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Overcoming Shame

Topics:   shame    salvation    restoration    love    jesus    guilt   

Posted by ALBC on March 7, 2019

Guest Blogger: Kevin Trembley

Do you have any moments in your life where, when you look back- you feel an immense amount of shame?

I can still remember moments from high school or my early working days as a manager at McDonalds where I said or did something that humiliated me. It’s amazing how a memory of something that happened a decade or more ago can still bring such fresh pain into my heart and mind- as if I have traveled back in time and am back there right in the midst of that shameful moment.

Being born and raised in a western culture- I certainly understand the idea of guilt and punishment. But I struggle with understanding shame in my life. Guilt has the idea of the conscience being convicted when we do something wrong. The solution to guilt is apologizing, confessing, and making things right. Usually after this the guilty feeling goes away and we can move on with our lives.

But shame is something completely different. The dictionary defines shame as “a painful feeling of humiliation or distress caused by the consciousness of wrong or foolish behaviour”. To put it more simply,
guilt has the idea of “I did something bad”; while shame has the idea of “I myself am a bad or worthless person”.

It moves from our behaviour to our identity. It’s not just something I’ve done wrong; it’s something wrong about me. I didn’t just make a mistake; I am now a worthless person who is unworthy of love or respect because of what I’ve said or done.

The sense of being damaged beyond repair because of something in our past is so powerful and painful that it has the potential to completely paralyze and ruin us. Show me an alcoholic, a bully, or an abuser- and we’ll surely find some shame in their past.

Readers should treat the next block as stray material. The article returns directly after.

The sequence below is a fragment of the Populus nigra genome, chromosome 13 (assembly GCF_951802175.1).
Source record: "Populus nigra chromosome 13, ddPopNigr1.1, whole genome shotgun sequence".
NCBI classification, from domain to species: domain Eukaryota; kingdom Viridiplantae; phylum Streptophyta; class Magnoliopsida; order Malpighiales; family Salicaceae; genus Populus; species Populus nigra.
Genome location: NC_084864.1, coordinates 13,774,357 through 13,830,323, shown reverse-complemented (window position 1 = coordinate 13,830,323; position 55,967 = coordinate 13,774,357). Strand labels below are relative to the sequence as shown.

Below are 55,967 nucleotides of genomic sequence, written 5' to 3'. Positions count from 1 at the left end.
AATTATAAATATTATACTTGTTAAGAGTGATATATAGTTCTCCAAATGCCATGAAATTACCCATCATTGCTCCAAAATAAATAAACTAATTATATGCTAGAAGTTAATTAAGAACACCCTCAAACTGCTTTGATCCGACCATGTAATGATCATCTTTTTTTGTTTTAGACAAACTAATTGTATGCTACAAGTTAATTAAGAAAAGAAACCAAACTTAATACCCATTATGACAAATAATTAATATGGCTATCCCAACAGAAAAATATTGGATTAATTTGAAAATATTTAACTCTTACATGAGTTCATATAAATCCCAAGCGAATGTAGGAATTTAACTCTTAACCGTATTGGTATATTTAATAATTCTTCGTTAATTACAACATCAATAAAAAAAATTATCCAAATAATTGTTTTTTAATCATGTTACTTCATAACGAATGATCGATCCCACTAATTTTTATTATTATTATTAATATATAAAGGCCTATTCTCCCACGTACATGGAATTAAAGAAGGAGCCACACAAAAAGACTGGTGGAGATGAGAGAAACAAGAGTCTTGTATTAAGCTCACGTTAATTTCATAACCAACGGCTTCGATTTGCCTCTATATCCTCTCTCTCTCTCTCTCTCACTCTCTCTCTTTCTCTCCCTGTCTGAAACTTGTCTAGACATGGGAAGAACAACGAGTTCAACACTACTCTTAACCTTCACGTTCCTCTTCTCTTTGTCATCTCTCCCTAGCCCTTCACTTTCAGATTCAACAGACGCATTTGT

The good news is that Jesus came to deal with our shame:

Hebrews 12:2 says that we are to be “looking unto Jesus, the author and finisher of our faith, who for the joy that was set before Him endured the cross, despising the shame, and has sat down at the right hand of the throne of God.

The Roman cross was an excruciating way to die. But it was designed to do much more than that. It was designed to kill you in the most shameful way possible.

Jesus, who had never sinned in His entire life; experienced shame. But something else happened on the cross- and this is where we come in.

2 Peter 2:24 says “He Himself bore our sins in His body on the cross…” Whose sins? OURS.

Isaiah 53:6, 700 years before Jesus is even born; tells us prophetically about this moment on the cross “All we like sheep have gone astray; we have all turned- everyone to his own way; and the Lord has laid on HIM the iniquity of us all.”

Jesus not only suffered on a Roman cross, but He bore my sin and all of the shame that goes along with it. God not only placed the sins of the world on His one and only Son; Jesus was than viewed and treated as if He had committed those sins - though He had never sinned in His entire life!

All the shame we experience when we sin and fail- HE experienced for US! I no longer need to be destroyed by my past. I no longer need to let my past define me. Those humiliating things I have done, I no longer need to hold onto!

Jesus suffered my shame, so I no longer have to. I can now let the past go, because Jesus suffered the full consequences on the cross for all my sin, rebellion, and stupidity.

Hebrews 9:14 puts it this way: “How much more then, will the blood of Christ, who through the Eternal Spirit offered Himself unblemished to God, cleanse our consciences from acts that lead to death, so that we may serve the Living God!”

I’ve been a Christian for 17 years, and I still struggle with shame sometimes. This is something God and I are working through. Forgiveness and freedom are available to me because of all that Jesus chose to do for me on that cross. And so, I continue in the hopes that God will continue to restore my soul and heal my heart from my many sins and varied scars I’ve received in my past.

If there is hope for a guy like me, could there be for you as well?

Kevin Trembley is a Christian, husband, father, and pastor at First Baptist Church of Portage la Prairie, Manitoba - in that order. Feel free to check out his church’s website at www.firstbaptistchurchofplap.com